B'casting pioneer Jack Wells dies at 86


Jack Wells, a pioneering broadcaster who hosted Baltimore's first morning TV show, died June 27 from complications of a stroke at a Los Angeles nursing home. He was 86.

Wells decided to go into radio during World War II, when he served in Europe as an Army radio operator with Chuck Thompson, who went on the become a legendary Baltimore Orioles announcer.

In 1948, Wells originated the nation's second radio talk show, one that was broadcast from 1-4 a.m. from a nightclub called the Copa. Because the technology for a two-way conversation on the air didn't exist at the time, Wells repeated the caller's words to listeners, he told the Baltimore Evening Sun in a 1977 interview.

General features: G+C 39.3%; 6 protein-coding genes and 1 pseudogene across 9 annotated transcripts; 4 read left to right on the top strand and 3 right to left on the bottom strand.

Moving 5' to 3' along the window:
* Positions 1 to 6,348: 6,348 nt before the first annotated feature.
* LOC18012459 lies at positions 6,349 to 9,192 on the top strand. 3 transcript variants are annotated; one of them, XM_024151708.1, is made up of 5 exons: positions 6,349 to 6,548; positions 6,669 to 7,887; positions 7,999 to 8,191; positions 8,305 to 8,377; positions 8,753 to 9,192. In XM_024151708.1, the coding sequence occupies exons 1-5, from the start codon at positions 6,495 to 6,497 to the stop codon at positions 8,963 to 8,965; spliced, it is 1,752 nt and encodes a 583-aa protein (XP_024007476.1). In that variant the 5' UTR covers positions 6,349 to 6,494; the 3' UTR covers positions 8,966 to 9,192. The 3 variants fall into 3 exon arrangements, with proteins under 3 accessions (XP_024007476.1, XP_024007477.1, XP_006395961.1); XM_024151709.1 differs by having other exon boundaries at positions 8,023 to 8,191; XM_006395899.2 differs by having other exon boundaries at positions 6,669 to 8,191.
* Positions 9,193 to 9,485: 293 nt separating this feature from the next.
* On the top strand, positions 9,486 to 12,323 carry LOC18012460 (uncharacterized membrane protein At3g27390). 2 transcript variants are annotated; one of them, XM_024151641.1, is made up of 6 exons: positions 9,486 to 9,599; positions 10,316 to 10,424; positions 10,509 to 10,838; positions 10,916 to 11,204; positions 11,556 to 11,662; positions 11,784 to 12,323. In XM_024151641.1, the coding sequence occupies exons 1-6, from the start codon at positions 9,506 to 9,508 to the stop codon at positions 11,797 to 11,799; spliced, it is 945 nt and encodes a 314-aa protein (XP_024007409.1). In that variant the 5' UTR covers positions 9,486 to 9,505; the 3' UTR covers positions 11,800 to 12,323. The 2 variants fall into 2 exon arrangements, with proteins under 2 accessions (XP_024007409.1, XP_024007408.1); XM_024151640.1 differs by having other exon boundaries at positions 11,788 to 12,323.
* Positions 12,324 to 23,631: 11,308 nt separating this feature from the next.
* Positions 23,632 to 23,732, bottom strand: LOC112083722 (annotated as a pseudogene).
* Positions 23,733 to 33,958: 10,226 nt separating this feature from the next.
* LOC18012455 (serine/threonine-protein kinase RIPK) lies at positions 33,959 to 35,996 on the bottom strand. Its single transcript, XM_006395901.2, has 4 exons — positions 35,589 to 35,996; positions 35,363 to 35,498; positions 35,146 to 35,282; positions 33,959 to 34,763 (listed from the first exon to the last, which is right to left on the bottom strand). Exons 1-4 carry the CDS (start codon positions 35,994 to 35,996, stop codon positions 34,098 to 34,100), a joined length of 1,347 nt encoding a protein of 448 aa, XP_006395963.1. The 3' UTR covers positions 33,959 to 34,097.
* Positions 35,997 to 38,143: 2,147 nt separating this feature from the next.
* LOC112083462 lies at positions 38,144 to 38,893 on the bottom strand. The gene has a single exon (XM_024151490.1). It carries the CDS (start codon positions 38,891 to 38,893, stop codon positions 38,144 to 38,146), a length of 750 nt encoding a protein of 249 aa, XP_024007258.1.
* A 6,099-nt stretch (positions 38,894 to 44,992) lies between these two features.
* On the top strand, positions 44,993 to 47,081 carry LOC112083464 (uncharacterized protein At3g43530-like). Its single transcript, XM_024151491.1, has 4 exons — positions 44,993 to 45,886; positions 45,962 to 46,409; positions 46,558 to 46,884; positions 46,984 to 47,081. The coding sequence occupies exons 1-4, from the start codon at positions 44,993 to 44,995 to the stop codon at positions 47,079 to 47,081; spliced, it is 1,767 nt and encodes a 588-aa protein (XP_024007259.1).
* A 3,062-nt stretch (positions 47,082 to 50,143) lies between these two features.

In 1950, Wells began a seven-year stint as the host of TV's "Dialing for Dollars," which was adapted from radio.

After moving to the West Coast in 1963, Wells had his own show at KABC-AM Los Angeles, and he created and hosted another show on local TV station KHJ, "The Age of Aquarius."

Wells also did voice-overs and guest starred on shows such as "Days of Our Lives," "The Young and the Restless" and "General Hospital."

Survivors include his wife Shirley, son Glenn and his stepchildren, grandchildren and great grandchildren.
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